Sumter County residents trying to stay active at The Villages amidst COVID-19

The live cam pointed at Brownwood Paddock Square in The Villages retirement community is capturing a car… or a golf cart that passes by here and there. No senior citizens are walking through the promenade on their way to restaurants or shops that line the street.

Those shops are closed and the restaurants are serving take-out in order to lower the risk of spreading the COVID-19 virus that can have its greatest impact on seniors citizens with underlying health issues. As of March 24th, there were 10 cases of Sumter County residents testing positive for COVID-19. The statistic represents eight men and two women between the ages of 66 and 78.

But this doesn’t mean that the COVID-19 pandemic has halted all activities in the city with a population of more than 120,000 people, a majority of whom are age 65 or older. 

In fact, the population may provide a clue to solving some mysteries about the Coronavirus.

Florida Governor Ron DeSantis announced on March 23rd that a COVID-19 testing research project has been launched in The Villages. The project involves administering 2,000 tests weekly to symptomatic and asymptomatic residents.

According to DeSantis, the research team is made up of 25 volunteer UF Health medical professionals, Villages Health personnel and over 100 volunteer UF medical physician and nursing assistants who will work together to operate the testing site.

Dr. Michael Lauzardo, an associate professor at UF within the division of infectious diseases and global medicine, emphasized that testing priority in the State still remains with symptomatic patients and health professionals. 

“What we are doing today is very important,” he said. Not only are we screening people who meet the CDC criteria, we are also doing a research study that is looking at asymptomatic carriage of the virus.

“Some people have the virus but don’t really show the symptoms. The research here is going to show us a lot more about what is going on with transmission. We are proud to be part of this effort and we’ll stick with the community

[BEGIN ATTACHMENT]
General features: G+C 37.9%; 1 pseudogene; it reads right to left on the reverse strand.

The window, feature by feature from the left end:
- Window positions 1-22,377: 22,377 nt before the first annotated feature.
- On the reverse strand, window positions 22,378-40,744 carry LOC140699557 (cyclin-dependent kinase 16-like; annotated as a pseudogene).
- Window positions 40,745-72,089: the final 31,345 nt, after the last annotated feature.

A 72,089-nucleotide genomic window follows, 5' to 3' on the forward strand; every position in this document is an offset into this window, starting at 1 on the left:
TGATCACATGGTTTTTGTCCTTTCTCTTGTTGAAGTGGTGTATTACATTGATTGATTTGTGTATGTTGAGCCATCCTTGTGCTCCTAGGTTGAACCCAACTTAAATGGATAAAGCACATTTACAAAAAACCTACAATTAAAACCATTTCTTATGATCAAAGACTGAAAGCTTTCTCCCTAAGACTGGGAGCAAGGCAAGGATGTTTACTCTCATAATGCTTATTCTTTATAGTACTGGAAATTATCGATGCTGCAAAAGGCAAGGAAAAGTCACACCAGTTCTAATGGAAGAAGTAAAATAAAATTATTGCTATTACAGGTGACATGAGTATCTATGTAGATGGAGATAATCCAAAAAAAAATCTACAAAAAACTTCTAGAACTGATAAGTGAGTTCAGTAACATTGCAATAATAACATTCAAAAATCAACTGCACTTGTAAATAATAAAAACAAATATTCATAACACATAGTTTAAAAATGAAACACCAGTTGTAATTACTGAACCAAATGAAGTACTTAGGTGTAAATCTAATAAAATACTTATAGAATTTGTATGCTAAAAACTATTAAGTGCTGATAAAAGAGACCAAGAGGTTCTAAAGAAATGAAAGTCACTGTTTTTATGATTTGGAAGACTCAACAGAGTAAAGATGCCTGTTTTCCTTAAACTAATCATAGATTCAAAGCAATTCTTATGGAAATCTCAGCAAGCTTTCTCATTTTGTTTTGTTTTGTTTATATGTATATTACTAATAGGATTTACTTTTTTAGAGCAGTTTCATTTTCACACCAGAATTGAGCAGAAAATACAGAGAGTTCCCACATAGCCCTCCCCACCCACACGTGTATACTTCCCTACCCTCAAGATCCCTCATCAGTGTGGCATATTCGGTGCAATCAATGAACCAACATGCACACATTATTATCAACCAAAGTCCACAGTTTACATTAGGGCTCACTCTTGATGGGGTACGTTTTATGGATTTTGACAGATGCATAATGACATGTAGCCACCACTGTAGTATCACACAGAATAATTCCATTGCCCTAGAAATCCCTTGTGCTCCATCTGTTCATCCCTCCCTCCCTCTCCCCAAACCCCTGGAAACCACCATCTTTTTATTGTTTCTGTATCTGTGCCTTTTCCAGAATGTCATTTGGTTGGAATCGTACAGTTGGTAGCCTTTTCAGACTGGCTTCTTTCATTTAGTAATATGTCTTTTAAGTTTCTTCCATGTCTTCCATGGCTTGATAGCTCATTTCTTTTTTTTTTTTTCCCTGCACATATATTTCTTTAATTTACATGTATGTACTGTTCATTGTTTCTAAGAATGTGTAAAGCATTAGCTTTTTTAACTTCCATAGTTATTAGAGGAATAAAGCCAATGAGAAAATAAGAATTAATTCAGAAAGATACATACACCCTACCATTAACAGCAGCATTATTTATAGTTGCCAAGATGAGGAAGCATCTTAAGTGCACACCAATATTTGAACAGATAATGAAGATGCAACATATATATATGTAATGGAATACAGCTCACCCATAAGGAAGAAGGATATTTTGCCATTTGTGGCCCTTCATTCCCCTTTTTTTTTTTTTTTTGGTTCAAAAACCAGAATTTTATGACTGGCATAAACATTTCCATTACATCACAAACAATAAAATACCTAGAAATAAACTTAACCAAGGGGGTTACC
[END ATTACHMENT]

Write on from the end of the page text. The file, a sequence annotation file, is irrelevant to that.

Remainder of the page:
Dr. Lauzardo also serves as the director of the CDC funded Southeastern National Tuberculosis Center (SNTC) at the University of Florida.

Director of the Florida Division of Emergency Management Jared Moskowitz emphasized the vulnerability of seniors to COVID-19.

“This is a virus that significantly impacts our seniors in their golden years,” he said and urged people to check on elderly neighbors, maintain social distancing and act with compassion.

“It’s going to take everybody,” he said. “You can be a hero by making sure we are taking care of the elderly.”

As restrictions for social distancing and self-quarantine remain in place residents are still allowed to visit most Sumter County libraries as long as they maintain CDC standards of washing hands, and staying at least six feet apart.

Sumter County Library System hours have been adjusted to the following:

Beginning March 23rd through April 11th, all Sumter County libraries will be open from 9 a.m. to 5 p.m. Monday through Saturday.

The Villages Public Library at Belvedere will be closing on Tuesday, March 24th through April 11th. Any items on hold at this library will be moved for pickup at The Villages Public Library at Pinellas Plaza. 

The library administration released this statement, “The Sumter County Library System continues to provide valuable service to our customers, including those planning to shelter in place as well as for our students required to complete online work assigned by their school and colleges. Every other computer remains removed from use to support the need for social distancing. Our customers are encouraged to wash their hands following the use of any of the library materials and equipment. 

“Our customers are also encouraged to explore the vast collection of materials that are accessible online at https://www.sumtercountyfl.gov/90/Library-Services . For additional questions about services, call 352-689-4567 or email reference@sumterlibrary.org.

The golf course remained opened as of March 24th with a few new rules in place such as only one person per golf cart, keeping safe distance from other golfers and no touching the flag poles.

“What we are doing today is very important,” he said. Not only are we screening people who meet the CDC criteria, we are also doing a research study that is looking at asymptomatic carriage of the virus. Some people have the virus but don’t really show the symptoms. The research here is going to show us a lot more about what is going on with transmission.”

–Dr. Michael Lauzardo

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